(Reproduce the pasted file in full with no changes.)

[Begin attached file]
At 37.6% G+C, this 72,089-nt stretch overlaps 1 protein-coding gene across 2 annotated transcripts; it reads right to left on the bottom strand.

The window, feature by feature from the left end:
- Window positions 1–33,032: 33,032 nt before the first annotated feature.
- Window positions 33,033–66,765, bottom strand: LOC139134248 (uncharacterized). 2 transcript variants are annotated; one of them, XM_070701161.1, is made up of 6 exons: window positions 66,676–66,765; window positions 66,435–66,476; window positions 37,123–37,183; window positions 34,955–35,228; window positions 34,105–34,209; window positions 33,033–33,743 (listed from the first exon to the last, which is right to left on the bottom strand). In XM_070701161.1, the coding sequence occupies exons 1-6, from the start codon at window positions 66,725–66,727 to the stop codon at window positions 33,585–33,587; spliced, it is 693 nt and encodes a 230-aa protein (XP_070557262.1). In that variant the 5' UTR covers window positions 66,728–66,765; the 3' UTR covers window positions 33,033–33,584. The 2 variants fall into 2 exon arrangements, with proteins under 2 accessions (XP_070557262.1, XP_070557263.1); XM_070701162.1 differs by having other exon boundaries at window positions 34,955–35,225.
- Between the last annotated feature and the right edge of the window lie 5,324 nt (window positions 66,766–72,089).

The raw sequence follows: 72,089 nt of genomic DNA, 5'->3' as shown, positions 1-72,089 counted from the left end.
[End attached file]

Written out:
At 37.6% G+C, this 72,089-nt stretch overlaps 1 protein-coding gene across 2 annotated transcripts; it reads right to left on the bottom strand.

The window, feature by feature from the left end:
- Window positions 1–33,032: 33,032 nt before the first annotated feature.
- Window positions 33,033–66,765, bottom strand: LOC139134248 (uncharacterized). 2 transcript variants are annotated; one of them, XM_070701161.1, is made up of 6 exons: window positions 66,676–66,765; window positions 66,435–66,476; window positions 37,123–37,183; window positions 34,955–35,228; window positions 34,105–34,209; window positions 33,033–33,743 (listed from the first exon to the last, which is right to left on the bottom strand). In XM_070701161.1, the coding sequence occupies exons 1-6, from the start codon at window positions 66,725–66,727 to the stop codon at window positions 33,585–33,587; spliced, it is 693 nt and encodes a 230-aa protein (XP_070557262.1). In that variant the 5' UTR covers window positions 66,728–66,765; the 3' UTR covers window positions 33,033–33,584. The 2 variants fall into 2 exon arrangements, with proteins under 2 accessions (XP_070557262.1, XP_070557263.1); XM_070701162.1 differs by having other exon boundaries at window positions 34,955–35,225.
- Between the last annotated feature and the right edge of the window lie 5,324 nt (window positions 66,766–72,089).

The raw sequence follows: 72,089 nt of genomic DNA, 5'->3' as shown, positions 1-72,089 counted from the left end.